'Item. .My will and mind is, and I do order the guardians
aforesaid, to take my said son under their care and management
and send him when he is twelve years old to be educated at Old
Aberdeen in Scotland ; but if his mother refuses to deliver him
up to the said guardians, or he himself refuses to go under their
care and management, then and in either case, my will is, and I
hereby declare that he my said son shall be entitled to and receive
no more than only one half part of what I have hereinbefore in-
tended to give him, and the other half part thereof I give aud
bequeath to the children of my brother and sister aforesaid,
equally to be divided between them.

" Lastly, I nominate, constitute and appoint my friends Henry
Hall Graham of the borough of Chester, and Richard Riley of
the town of Chichester, sole executors of this my last will and
testament, hereby revoking all former wills by me made, and de-
claring this and no other to be my last will and testament."

The executors of George Craig never actually sold the premises



1835.] OF PENNSYLVANIA. 254

(Burr. Sim.)

in question, and were both dead at the commencement of this
ejectment. Archibald Cummings Craig, the son of the testator
was sent when he was twelve years old to Aberdeen, in Scotland,
where he received his education ; and thence returned to Penn-
sylvania. He arrived at the age of 21 years some time in the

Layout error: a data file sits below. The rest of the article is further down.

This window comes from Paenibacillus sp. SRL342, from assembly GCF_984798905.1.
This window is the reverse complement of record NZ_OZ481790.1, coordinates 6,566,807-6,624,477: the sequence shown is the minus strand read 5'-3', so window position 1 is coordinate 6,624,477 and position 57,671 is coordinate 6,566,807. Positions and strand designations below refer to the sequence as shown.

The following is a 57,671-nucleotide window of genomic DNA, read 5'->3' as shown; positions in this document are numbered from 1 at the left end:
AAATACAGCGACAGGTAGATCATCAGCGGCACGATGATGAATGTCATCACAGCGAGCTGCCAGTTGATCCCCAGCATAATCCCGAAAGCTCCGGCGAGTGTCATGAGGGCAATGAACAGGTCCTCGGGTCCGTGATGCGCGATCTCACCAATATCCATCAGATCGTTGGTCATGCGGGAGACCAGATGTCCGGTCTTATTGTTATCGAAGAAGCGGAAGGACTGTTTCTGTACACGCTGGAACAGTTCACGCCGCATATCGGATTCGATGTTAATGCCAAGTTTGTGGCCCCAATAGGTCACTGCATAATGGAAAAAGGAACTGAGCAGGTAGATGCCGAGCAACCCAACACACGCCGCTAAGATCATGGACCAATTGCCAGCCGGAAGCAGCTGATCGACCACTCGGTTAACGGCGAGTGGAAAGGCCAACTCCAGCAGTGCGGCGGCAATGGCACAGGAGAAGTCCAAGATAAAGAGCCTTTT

year 1796. On the 5th of September, 1797, being absent from
home and in the Sta'te of New Jersey, he made a will in the
following words:

" In the name of God, amen. I Archd. Cumiss Craig feel my-
self in a declinening state of body, and knowing the certainty
of death, and not knowing the time thereof the funds

in Eng.

"My funds I have in the Bank of England .1 wold wish to
devise *unto John Creigh son of Archb. Gregg of Eegin r*9rr-i
County of Murough in the kingdom of Scotland, and * J
unto Mr. Anderson, son in law unto the aford. Archibald Craig
an inhabitant of Scotland, to be equal dd. between the
of sd. Jo. Creg. and sd. Mr. Anderson.

" Likewise I wold give onto my loving frnd Joseph Louriat of
the city of Philadelphia six hundred dollars.

" Further I wish to give unto Mesrgs. Martha Ross wife of
Capt. David Ross of the citty of Philadelphia, or to her heirs or
assigns, one three story brick house in Arch street, No. 63.

" Further I wish to give unto Doct. William Gurry of the
citty of Philada., one other 3 story house in Arch stt, No. 65."